Solitary bee nesting hives appear in Chippendale street

Solitary bee hive, Myrtle St, Chippendale, NSW

Solitary bee hive, Myrtle St, Chippendale, NSW

Last night two solitary bee hives appeared outside my house on the little pergola built to train up the native raspberry bushes there.  One has a cute metal roof and the other is also cute – a  bundle of sticks.

Bundle of sticks hive

Bundle of sticks hive

Solitary bee nesting box

Solitary bee nesting box

The sign  beside it intrigues me, “Solitary bee nesting box”.

And, “Please do not move or disturb.  Babies are (hopefully) sleeping inside.”

More information is on the facebook page, Bees in community gardens, and describes the research into bee nutrition in the inner city, and other locations of similar hives:  The lead researcher, Tanya Latty, from Sydney University is seeking to find out what inner city bees eat and how it affects their health.

She and her colleagues use the nesting boxes to catch young bees and research what they’re eating.  The little bees are not harmed during the research and are returned to where they were found.

The  hives are  a sign of some of the often unseen life around us, don’t you think?

I’d love to see a solitary bee take home there.

I’ll keep track of the hive and let you know the research results.

Go the little bees,


After this post Frances Winters commented on my facebook page and asked:

“Yes does solitary mean one bee or one hive? And what does nesting mean? Don’t bees nest in all their hives?”


And Tanya Latty replied on my facebook page:

‘Hi Frances, of the 1600+ bee species in Australia, only a handful (the stingless bees) live in big groups ‘hives’. The rest are solitary; individual females build their own nests, and there are no workers or queens. The single female does all the work of caring for her eggs by herself. Although the bees are solitary, many species don’t mind nesting close to other females. Our solitary bee habitats are like apartment buildings for bees. Each hole is an ‘apartment’ housing a single family of bees.”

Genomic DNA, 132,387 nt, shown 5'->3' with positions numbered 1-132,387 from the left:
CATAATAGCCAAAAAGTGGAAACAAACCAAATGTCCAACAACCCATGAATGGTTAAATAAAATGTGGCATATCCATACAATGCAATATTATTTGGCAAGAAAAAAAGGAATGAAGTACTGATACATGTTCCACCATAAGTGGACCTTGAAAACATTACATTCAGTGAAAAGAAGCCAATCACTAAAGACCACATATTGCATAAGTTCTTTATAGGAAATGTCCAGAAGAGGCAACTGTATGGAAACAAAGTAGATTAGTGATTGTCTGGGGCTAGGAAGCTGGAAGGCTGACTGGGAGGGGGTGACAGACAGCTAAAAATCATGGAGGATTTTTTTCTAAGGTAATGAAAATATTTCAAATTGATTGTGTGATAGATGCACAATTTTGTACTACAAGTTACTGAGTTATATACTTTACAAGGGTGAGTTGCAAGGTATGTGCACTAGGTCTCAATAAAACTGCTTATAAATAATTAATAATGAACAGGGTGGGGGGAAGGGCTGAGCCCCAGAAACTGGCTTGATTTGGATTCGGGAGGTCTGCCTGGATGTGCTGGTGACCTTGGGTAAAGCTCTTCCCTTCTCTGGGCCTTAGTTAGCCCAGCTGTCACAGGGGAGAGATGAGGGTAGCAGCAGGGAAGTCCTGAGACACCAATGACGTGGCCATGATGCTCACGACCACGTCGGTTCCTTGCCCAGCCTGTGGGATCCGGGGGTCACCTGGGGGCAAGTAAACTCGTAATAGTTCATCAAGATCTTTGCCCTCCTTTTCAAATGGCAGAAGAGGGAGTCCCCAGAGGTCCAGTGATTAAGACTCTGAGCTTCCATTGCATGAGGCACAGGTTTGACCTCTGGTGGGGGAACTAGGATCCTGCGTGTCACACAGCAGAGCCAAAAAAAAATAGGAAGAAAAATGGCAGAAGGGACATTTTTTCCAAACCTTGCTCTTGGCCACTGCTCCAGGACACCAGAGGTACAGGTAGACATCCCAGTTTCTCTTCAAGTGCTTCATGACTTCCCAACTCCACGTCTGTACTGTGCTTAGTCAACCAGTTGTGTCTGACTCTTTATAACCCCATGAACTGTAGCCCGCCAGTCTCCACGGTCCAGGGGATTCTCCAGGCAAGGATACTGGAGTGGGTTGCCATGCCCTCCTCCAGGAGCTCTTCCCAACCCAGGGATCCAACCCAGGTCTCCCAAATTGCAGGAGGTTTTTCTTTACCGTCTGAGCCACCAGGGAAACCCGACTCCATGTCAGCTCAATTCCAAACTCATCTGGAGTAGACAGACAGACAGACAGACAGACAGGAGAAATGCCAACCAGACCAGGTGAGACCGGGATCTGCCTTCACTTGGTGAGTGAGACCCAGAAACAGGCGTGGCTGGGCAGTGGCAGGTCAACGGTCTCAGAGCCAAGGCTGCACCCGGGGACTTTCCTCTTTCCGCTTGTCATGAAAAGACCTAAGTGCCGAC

Update:  On Monday 14 October I received this email from Tanya:


Hello Everyone,


Just a quick update to let you know how the native bee project is progressing. Much to my excitement (and surprise) bees have already moved in to several of our next boxes. It is very encouraging!  I’ve attached a picture showing a nest box with several sealed nest holes. Mama bee spends a week or two filling the nest with food. She lays an egg, surrounds it with food and then seals it in with wax, mud, chewed wood or a glassy cellophane like substance (depending on species). When she has filled the tunnel with eggs/food, she seals the entrance and flies away, never to return. A few weeks/months later, new adult bees will chew their way out of the nest.


The Bee team (James, Sheridan, Elisha and I) will be going around once a month (starting today) collecting nest boxes that contain completed (sealed) nests. We will replace them with fresh nest boxes so that more bees can move in. The completed nests will be kept in the lab so that we can catch and identify bees when they emerge. We will take photos of each bee (to help with identification), and weigh/measure them. We will also keep track of any parasites that emerge with them.  Adult bees will be returned to their garden of origin.  This method will allow us to collect data about bee abundance, diversity and health.


If you have any questions/concerns, please don’t hesitate to call or email me.


Thanks for your support!


Dr Tanya Latty
ARC Postdoctoral Fellow
Behaviour and Genetics of Social Insects Lab
School of Biological Sciences
University of Sydney
+61 02 9036 5216…


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  • Michael Mobbs

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